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How to prepare for R&D in nuclear power?

  1. Jan 26, 2015 #1
    What courses can I pursue after my undergrad education that will enable me to work on next gen nuclear technologies?

    What kinds of people work in these areas and what career paths do they choose?

    I've read a lot about the different kinds of people working on Gen 4 reactors(LFTRs, TWRs) and fusion technology and their varied backgrounds. For instance, if you look at MSR technology, Alvin Weinberg who worked on the ORNL MSR experiment had a PhD in Biophysics, Kirk Sorensen (Flibe Energy, gave a few talks on TED) has degrees in mech and aerospace. There are all sorts of people working in the field of fusion power-I'm most aware of the work of plasma physicists.

    This is the part where this answer becomes a rambling by a confused guy.

    The interlapping areas of physics and engineering are a bit confusing and intimidating, because I don't want to be on a path to a degree/education that takes me somewhere absolutely unexpected. As of now, I'm studying as a generic applied physics major with courses in quantum, nuclear engineering basics, electronics, cmp etc.

    While I'm still a naive undergrad, my interests are a bit on the theoretical side-by that I mean I love working on mathematical modelling/R&D. I started off studying reactor physics, shell models etc on my own and ended up doing some particle physics R work with a professor for quite a while(due to lack of options in nuclear) which I feel might restrict me in that field. Why would a grad school admit me for a programme of nuclear engineering if all I've done is particle physics? I like what little I know of particle physics but I doubt whether I know enough to even pursue it. I thought I'll just focus on the physics that I like and it will all work out but what I'm doing and what I want to do are becoming totally separate things and I have serious doubts about what I should be doing.It may be a good thing, but I want to know where I'm headed and what will be my options in terms of grad school.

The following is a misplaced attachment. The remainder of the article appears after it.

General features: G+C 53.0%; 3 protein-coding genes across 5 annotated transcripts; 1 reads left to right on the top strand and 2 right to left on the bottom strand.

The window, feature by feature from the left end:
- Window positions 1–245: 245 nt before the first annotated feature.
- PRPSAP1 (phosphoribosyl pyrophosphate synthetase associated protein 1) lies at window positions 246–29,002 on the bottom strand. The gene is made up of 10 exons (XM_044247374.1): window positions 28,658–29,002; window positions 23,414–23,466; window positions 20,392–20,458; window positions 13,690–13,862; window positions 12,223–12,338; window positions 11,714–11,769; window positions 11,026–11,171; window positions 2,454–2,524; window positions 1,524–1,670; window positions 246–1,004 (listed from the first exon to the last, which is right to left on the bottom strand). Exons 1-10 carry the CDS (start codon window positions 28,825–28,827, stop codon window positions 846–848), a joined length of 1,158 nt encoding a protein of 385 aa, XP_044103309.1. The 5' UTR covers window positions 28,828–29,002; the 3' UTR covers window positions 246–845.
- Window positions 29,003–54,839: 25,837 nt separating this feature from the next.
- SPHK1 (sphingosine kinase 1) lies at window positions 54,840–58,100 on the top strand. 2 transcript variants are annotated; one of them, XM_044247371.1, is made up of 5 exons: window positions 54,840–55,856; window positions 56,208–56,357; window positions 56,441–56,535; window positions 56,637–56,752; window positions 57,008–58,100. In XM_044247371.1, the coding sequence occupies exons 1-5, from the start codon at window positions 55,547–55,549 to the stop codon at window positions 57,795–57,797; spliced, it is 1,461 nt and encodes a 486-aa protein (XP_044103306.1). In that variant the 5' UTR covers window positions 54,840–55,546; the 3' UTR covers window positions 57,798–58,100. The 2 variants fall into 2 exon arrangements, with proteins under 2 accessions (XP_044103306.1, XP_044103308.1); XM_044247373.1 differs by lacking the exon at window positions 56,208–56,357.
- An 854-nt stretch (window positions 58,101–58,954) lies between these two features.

Last edited: Jan 26, 2015
  2. jcsd
  3. Jan 26, 2015 #2

    Vanadium 50

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    I would then recommend against graduate school.

    I spend at least half my day working on things or using techniques that didn't even exist when I was in graduate school. The life of a professional researcher is all about going somewhere absolutely unexpected. If that's not where you want to go, this isn't the life for you.
  4. Jan 27, 2015 #3
    I get what you mean. I agree.

    I probably didn't phrase it that well. I meant I don't want to lose control and end up in unfavourable circumstances career-wise, considering the small percentage of people who get assimilated into the academia. I'm okay with academic challenges.

    Bleh. I regret posting the latter half of that OP. It wasn't properly fleshed out. Essentially, I'm interested in new nuclear technologies but I'm unsure about where I want to end up-should I be working on plasma physics or nuclear engineering? Can I continue with something else like particle physics which seems to totally diverge from nuclear energy research? Will entering a certain field and enrolling in graduate school restrict me to that field? What kinds of roles do people with degrees in these fields play in research related to new nuclear energy technologies?

    This is just getting worse. I feel I'm just writing things that belong in my journal. I can't be the only one with these reservations.
  5. Jan 27, 2015 #4


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    Get yourself to the library and find Physics Today and similar magazines. Find the issue that shows recent grads and where they got jobs. Find the jobs you would like to have. Concentrate on those schools.

    Google is your friend. Wikipedia is your friend. Find out who is working on this stuff. Send them emails asking what they look for in new recruits.

    This is an interesting web site for finding out what research people are doing, though it is strongly oriented towards physics theory.


    Find somebody doing stuff you could be interested in working on. Email them to ask what they look for, and how you could work in this subject.
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